An Australian inquiry has accused the Catholic Church of having "seriously failed" to protect children from sexual abuse.
A five-year investigation into sexual abuse in Australia concluded that there were "catastrophic failures" by Catholic Church officials to address the allegations and concerns of victims.
"Tens of thousands of children have been sexually abused in many Australian institutions. We will never know the true number," a report by the Royal Commission into Institutional Responses to Child Sex Abuse has found.
"It is not a case of a few 'rotten apples.' Society's major institutions have seriously failed," the report, released on Friday (15 December), concluded.
More than 15,000 people contacted the commission to share their experiences of abuse. The commissioner has passed 2,500 cases on to the police for further investigation.
7% of priests who worked in Australia between 1950 and 2009 have been accused of child sex abuse, according to the report.
Prime Minister Malcolm Turnbull said the commission's findings exposed a "national tragedy." Australia's main Archbishop, Denis Hart, apologised for the Church's "shameful past" and said the report "will be taken very seriously."
The report includes 400 recommendations, including the suggestion that the Catholic Church overhaul its celibacy rule. It said that while celibacy was "not a direct cause of child sexual abuse", it had "contributed to the occurrence of child sexual abuse, especially when combined with other risk factors."
Hart said it was up to the Vatican to decide on the issue of celibacy. "It's a discipline which the church can change," he told Fairfax media.
The damning report comes several months after Australia's highest-ranking Catholic, Cardinal George Pell, was charged with "historic sexual abuse offences."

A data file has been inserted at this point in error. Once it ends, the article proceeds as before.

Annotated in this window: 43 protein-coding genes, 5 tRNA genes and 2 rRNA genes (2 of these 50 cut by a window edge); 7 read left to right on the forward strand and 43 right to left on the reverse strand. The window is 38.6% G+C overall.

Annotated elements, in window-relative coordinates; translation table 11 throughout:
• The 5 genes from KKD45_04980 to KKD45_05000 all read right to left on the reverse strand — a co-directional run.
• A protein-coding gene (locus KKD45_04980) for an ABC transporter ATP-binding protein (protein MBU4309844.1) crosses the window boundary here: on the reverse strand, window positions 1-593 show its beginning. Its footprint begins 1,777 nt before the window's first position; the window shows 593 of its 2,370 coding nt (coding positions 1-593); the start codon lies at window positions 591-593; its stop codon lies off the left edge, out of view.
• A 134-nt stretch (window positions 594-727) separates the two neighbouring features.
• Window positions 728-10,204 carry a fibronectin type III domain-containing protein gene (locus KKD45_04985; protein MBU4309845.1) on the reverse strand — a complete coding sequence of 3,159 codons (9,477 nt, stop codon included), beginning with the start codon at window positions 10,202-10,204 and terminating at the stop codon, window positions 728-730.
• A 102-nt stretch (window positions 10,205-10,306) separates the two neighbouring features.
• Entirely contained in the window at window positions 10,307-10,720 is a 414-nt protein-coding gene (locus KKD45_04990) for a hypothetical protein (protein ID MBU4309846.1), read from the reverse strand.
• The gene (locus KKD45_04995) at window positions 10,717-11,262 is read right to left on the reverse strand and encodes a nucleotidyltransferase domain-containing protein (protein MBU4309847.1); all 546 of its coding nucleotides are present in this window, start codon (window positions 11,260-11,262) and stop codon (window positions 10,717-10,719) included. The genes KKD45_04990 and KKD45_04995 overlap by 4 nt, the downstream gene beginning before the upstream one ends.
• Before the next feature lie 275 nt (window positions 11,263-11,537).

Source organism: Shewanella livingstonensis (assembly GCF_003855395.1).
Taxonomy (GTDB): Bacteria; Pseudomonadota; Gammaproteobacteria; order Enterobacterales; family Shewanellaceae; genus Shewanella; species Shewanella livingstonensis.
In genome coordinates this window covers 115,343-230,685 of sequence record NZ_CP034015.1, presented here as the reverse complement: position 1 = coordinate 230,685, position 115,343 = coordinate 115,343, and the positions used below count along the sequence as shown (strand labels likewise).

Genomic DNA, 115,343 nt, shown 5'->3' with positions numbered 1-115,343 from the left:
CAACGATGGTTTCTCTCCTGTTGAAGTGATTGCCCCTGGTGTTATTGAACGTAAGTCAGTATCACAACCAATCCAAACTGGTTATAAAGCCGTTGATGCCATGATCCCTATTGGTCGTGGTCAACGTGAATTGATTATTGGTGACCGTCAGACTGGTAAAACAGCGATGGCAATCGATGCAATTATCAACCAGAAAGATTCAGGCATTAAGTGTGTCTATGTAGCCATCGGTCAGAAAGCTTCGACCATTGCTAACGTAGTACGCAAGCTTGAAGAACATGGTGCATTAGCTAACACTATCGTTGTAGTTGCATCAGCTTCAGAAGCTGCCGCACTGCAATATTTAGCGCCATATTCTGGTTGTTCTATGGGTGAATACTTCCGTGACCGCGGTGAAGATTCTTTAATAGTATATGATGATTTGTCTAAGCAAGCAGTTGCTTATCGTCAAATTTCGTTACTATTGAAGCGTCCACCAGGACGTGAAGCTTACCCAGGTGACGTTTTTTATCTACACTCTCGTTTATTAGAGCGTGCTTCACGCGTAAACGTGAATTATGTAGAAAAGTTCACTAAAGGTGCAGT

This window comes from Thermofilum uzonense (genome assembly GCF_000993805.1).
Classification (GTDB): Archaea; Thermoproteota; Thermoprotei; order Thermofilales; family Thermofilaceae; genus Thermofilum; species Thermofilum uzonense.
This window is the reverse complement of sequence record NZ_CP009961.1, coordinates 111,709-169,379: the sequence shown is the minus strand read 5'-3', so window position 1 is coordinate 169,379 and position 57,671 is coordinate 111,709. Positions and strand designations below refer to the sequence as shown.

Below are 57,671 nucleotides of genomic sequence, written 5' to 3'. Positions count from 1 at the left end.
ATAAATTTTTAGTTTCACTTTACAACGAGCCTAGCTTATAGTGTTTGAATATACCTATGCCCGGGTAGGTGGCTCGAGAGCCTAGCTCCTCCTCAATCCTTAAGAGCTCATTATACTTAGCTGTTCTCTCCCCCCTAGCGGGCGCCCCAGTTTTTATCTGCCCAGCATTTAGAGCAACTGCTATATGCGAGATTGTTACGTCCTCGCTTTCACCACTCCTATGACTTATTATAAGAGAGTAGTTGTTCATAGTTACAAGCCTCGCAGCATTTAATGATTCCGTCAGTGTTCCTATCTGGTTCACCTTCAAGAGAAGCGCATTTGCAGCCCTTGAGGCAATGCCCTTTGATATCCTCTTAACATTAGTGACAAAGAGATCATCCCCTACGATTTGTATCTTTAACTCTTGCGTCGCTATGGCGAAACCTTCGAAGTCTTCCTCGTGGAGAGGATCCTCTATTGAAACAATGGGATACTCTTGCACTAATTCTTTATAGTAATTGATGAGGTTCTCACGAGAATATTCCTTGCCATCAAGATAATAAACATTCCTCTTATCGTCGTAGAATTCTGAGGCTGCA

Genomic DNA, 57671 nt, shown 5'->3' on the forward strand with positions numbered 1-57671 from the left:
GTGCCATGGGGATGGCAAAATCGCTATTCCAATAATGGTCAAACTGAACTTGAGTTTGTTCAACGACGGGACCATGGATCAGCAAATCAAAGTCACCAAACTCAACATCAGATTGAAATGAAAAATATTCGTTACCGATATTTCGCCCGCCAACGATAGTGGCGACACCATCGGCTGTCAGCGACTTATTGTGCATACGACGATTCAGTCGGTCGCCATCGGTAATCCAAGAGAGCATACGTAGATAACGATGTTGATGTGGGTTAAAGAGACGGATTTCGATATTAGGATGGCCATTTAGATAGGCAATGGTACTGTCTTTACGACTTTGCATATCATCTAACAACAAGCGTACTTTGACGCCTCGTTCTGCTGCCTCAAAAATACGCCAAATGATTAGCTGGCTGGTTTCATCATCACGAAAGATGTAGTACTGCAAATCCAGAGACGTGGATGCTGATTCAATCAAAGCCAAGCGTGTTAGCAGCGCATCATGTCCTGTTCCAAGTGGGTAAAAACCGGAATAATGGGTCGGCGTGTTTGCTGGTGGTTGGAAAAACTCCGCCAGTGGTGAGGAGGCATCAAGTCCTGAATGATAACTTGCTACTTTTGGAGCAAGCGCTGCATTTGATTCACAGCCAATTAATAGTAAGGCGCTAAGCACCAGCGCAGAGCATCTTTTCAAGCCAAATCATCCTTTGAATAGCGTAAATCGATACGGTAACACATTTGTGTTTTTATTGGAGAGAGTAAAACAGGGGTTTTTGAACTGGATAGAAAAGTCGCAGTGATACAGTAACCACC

Cardinal Pell was one of Pope Francis' closest allies and the pontiff is facing mounting pressure to publicly condemn clergy abuse.
When he was appointed pope, Francis promised a "zero-tolerance" approach to sexual abuse within the clergy, but survivors say the Vatican has not shown a real commitment to holding abusers accountable.
Michael Rezendes, one of the Spotlight journalists who uncovered widespread sex abuse in the Catholic Church, told IBTimes UK: "Pope Francis does seem to have a tin ear for [the] issue [of sex abuse. He has promised a zero tolerance policy, but surrounded himself with people caught up in the scandal."
He set up a commission to investigate the issue and come up with recommendations. The pope appointed two survivors of clergy abuse to the commission. One of them, Peter Saunders, was sacked earlier this year, while the other, Marie Collins, resigned several months later out of frustration at the lack of progress and commitment to bring about change.
"[The commission] has yet to do anything significant at all," Rezendes said. "There are tens of thousands of victims around the world who are pretty frustrated by this."